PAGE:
A group of Northwestern University undergraduate students, including several native Ukrainians and Ukrainian Americans, organized a candlelit vigil at Alice Millar Chapel on Thursday evening in honor of Ukrainian refugees around the world and those killed in Russia’s war on the democratic nation in eastern Europe.
The event featured speeches from Ukrainian students and professors who spoke about the anguish, fear and desperation experienced by their families, friends and all people across Ukraine since Russian soldiers invaded their home on Feb. 24. In the six weeks since the war began, well over 4 million people have fled the country, representing more than 9% of the nation’s total population of 44 million.
Yohanan Petrovsky-Shtern, the Crown Family Professor of Jewish Studies at Northwestern, spoke first after an introduction from Northwestern Chaplain Kristen Glass Perez. Petrovsky-Shtern was born in Kyiv, the Ukrainian capital and the country’s largest city. He studied in Moscow and has taught college courses in Kyiv.
His 87-year-old mother, who fled the Nazi occupation of Ukraine when she was six years old, is still in the city. He also spoke about his colleagues in academia and journalism around the world who have upended their lives to help Ukrainian refugees or even go to the border to connect those leaving Ukraine with food, water and shelter.
“I haven’t seen this level of solidarity among different people and peoples in Ukraine and elsewhere,” Petrovsky-Shtern said. “I’ve never seen that level of self-dedication. That is something unparalleled and extraordinary. … Everybody in Ukraine is in the trenches, and I’m very grateful that you are coming here because, to some extent, we are all in the trenches. We are showing our solidarity with people who die and suffer and fight for yours and my freedom.”
After Petrovsky-Shtern’s speech and a performance of the Ukrainian anthem, Sonya Voloboi, a Northwestern undergraduate, shared her story of growing up in Massachusetts as a Ukrainian immigrant and going back to visit her relatives in Ukraine in December, just a couple of months before Russia invaded. She said she always felt out of place in the United States without her big extended family, and visiting the place where she was born with her mother was an incredible experience for her.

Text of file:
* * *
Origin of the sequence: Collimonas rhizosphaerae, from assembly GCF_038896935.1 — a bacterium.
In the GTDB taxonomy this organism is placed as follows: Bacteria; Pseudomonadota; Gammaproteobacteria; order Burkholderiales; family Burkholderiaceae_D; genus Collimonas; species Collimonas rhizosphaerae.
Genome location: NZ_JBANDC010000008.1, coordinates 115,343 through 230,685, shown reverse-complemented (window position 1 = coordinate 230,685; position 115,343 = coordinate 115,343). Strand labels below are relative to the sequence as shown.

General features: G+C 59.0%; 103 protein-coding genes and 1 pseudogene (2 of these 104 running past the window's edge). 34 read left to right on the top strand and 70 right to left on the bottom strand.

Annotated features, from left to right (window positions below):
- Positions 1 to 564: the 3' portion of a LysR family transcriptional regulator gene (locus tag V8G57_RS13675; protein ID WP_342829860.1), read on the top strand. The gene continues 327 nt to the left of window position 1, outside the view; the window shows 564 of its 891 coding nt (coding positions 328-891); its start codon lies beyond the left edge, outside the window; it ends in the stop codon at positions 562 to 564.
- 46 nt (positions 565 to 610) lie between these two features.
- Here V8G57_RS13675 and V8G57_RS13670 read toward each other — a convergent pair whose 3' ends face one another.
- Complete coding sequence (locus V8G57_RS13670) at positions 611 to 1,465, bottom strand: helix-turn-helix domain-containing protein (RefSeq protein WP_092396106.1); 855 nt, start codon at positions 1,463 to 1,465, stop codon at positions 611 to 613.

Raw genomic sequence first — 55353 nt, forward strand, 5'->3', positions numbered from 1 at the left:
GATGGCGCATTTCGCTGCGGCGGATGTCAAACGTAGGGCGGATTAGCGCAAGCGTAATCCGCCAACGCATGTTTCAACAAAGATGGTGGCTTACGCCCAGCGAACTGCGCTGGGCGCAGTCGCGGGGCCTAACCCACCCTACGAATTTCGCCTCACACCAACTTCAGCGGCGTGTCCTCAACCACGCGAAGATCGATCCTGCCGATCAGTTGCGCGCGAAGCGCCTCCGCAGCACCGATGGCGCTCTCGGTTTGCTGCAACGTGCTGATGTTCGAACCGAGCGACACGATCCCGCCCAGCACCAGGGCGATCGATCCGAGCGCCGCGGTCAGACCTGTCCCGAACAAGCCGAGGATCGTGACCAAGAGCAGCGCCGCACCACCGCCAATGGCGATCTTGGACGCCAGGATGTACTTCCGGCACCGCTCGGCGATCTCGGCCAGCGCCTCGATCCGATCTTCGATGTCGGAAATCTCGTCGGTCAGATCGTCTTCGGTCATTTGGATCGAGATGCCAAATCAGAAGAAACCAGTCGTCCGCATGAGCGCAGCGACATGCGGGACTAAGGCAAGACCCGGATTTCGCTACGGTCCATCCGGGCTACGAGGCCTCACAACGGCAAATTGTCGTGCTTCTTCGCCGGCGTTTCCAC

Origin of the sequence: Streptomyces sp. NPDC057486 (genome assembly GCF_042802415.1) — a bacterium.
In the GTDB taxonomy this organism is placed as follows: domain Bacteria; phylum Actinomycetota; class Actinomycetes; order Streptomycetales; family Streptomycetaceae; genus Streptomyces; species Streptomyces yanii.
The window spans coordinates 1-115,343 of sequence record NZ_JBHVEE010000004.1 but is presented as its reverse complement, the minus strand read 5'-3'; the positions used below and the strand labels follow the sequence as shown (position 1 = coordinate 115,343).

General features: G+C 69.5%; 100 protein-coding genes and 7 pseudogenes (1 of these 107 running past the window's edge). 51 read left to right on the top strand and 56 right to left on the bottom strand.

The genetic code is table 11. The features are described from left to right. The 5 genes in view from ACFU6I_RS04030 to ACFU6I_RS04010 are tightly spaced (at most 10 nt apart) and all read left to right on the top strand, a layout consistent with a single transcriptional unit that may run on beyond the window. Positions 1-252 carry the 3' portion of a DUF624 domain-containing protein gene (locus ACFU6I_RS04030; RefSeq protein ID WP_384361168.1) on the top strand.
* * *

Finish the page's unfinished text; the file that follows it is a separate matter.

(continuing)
“Whenever people ask her [my mom] what it felt like to go back in December, she said that we were swimming in love.” Voloboi told the RoundTable. “And I think that’s a really accurate description because we came, and everybody was just so welcoming to us. Everybody stopped their life to entertain us and to meet up with us.”
Valeriia Rohoza, another undergraduate, also spoke about her family and friends in the city of Chernihiv, where she grew up and where a number of particularly brutal attacks have occurred during the war. Last month, missiles targeted a kindergarten building and a youth center where Rohoza used to volunteer.
In recent days, under siege from Russian forces, Chernihiv started to run out of food and basic resources for survival. Rohoza talked about the hunger and cold that her hometown faces amid life without power, cellphone service and supply lines.
After the speeches and prayers, Rohoza read names of Ukrainians who have died in the war while the audience lit candles in remembrance of the victims. The vigil ended with a minute of silence.
Soon after the invasion in February, Voloboi, Rohoza and other Ukrainian students at Northwestern organized an informal group dedicated to raising money for humanitarian aid in Ukraine. Through a number of different fundraisers around the campus and the city of Evanston, the group has already collected more than $15,000 for various philanthropic organizations offering aid to refugees and Ukrainian troops.
“I think all of us have just been using it as a coping mechanism,” Voloboi said. “There’s so much uncertainty, and there’s so much fear and anger and anxiety. Rather than lie in bed and scroll through the news all day, we’ve really been trying to put all of those negative emotions into work and into something that we hope is actually going to make a positive difference.”
More RoundTable coverage of war in Ukraine:
A Rotary perspective on Ukraine (March 9)